“I knew that sustaining a foot injury helped strengthen me. I grew as a man. I matured. I understand defense so much more than I did last year. I know 100 percent, without a doubt, I’m a much better football player than I was last year. I’m a better man, I’m a better person and I’m more ready for the challenges and the things that are going to come in the NFL.”

Part of that challenge was returning and showing no lingering effects of his broken foot. Biegel found his groove in Wisconsin’s final four games with 24 tackles, three sacks and a forced fumble.

Despite the midseason injury, Biegel finished his career tied for Wisconsin’s all-time record of 54 games played. His 21.5 sacks were seventh in school history and his 39.5 tackles for loss ranked 10th. Even better, Biegel was the leader of Wisconsin’s winningest senior class in program history (41-13).

Still, the Senior Bowl was a major test for Biegel. Against the top senior draft prospects, he had to show that he hadn’t lost a step.

Fortunately for Biegel, he did just that. He unofficially recorded five tackles and forced a fumble, which made him Pro Football Focus’ third-highest graded defender on the North squad.

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Biegel did have to answer another big question all week, though.

“Guys were like, ‘Vince, where the heck is the mullet, man?’” Biegel said. “They almost missed it more than I did.”

Biegel’s clean-cut look will certainly be around for a little while longer. Believe it or not, his fianceé supports the mullet, “but I’m sure come wedding time, she’ll have her opinion on what my haircut should be,” he joked. The mullet will be put on hold at least until Biegel establishes himself in the NFL.

That’s the next step.


The coaches, coordinators and position coaches changed, but Wisconsin’s base defense never did. Biegel projects as a 3-4 outside linebacker because that’s where he made a name for himself in college.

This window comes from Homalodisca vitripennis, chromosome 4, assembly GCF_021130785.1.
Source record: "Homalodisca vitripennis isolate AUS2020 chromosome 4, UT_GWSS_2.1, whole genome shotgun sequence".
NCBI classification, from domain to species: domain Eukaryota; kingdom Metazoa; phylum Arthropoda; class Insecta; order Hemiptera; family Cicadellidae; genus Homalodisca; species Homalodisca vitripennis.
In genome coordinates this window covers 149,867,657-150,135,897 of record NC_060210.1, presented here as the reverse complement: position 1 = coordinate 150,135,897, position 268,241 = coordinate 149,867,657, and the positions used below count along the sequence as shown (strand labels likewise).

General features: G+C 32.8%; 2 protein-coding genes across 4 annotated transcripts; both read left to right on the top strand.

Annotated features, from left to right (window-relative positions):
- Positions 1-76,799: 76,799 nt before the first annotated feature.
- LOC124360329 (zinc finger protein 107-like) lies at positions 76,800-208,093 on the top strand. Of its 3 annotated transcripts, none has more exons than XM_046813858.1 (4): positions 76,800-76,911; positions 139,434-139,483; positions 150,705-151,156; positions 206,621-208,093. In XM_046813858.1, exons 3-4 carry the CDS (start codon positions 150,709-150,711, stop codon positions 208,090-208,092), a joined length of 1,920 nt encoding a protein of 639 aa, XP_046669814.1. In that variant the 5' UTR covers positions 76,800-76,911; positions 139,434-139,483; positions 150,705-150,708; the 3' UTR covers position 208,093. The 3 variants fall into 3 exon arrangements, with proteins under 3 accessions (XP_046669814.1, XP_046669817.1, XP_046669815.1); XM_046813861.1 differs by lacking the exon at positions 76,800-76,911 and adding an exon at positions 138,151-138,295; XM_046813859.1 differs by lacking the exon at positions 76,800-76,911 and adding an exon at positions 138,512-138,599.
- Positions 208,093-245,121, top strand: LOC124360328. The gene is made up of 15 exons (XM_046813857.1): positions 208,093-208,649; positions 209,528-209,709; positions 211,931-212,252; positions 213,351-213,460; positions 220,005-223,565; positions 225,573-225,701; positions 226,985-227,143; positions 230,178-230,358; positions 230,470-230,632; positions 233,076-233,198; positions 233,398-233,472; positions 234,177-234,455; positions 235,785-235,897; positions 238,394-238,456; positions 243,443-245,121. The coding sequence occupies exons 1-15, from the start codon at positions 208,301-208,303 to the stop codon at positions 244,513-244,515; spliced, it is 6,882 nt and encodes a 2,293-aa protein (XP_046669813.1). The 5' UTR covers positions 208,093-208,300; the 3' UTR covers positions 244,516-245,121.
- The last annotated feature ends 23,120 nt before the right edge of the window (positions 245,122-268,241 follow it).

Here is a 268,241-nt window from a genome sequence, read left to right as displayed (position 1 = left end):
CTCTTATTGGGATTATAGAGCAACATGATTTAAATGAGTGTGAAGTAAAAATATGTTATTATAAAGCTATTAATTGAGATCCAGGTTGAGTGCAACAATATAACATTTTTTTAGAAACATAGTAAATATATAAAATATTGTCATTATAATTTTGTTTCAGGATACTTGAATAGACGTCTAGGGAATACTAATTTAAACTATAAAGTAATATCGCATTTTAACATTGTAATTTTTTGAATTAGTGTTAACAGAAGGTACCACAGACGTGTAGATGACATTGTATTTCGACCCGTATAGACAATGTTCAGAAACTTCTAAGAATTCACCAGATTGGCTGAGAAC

There’s an NFL team in Wisconsin that Biegel grew up watching that just so happens to run a 3-4 defense. That team also has an outside linebacker with some trademark hair.

Has that ever crossed Biegel’s mind?

“Absolutely,” Biegel said. “Green Bay is a great place.”

Like every draft prospect — except Myles Garrett, apparently — Biegel said he doesn’t care where he ends up. His plan is to get back up to 245 pounds for the combine, but he doesn’t mind putting on more weight if it makes him a better fit for the team that drafts him.

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When Biegel and T.J. Watt are selected, Wisconsin will have had four linebackers drafted in four years. That number will only rise with the likes of Jack Cichy, Ryan Connelly and T.J. Edwards next in line.

Fittingly, Biegel’s fellow linebackers will have a new defensive coordinator to work with in 2017. But just like with Biegel’s class, that won’t shut down the linebacker factory in Madison.

“It’s really special to see,” Biegel said. “It’s a standard that we’ve set at Wisconsin. We’re obviously known for our running backs as well, but I’d definitely argue that Wisconsin could be and is already in place of being the next Linebacker U.”

Biegel will look to leave his mark on a new organization. He’ll try and establish a defensive culture like he did at Wisconsin.

And if history is any indication, the mullet will be back in no time.